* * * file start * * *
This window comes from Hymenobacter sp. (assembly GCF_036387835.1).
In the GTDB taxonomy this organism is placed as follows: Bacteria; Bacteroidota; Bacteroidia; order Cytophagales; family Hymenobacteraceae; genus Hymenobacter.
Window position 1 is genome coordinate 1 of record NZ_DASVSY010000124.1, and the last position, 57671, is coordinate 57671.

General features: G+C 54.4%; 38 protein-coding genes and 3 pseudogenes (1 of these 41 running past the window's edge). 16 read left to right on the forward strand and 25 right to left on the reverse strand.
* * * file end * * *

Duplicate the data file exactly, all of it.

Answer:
This window comes from Hymenobacter sp. (assembly GCF_036387835.1).
In the GTDB taxonomy this organism is placed as follows: Bacteria; Bacteroidota; Bacteroidia; order Cytophagales; family Hymenobacteraceae; genus Hymenobacter.
Window position 1 is genome coordinate 1 of record NZ_DASVSY010000124.1, and the last position, 57671, is coordinate 57671.

General features: G+C 54.4%; 38 protein-coding genes and 3 pseudogenes (1 of these 41 running past the window's edge). 16 read left to right on the forward strand and 25 right to left on the reverse strand.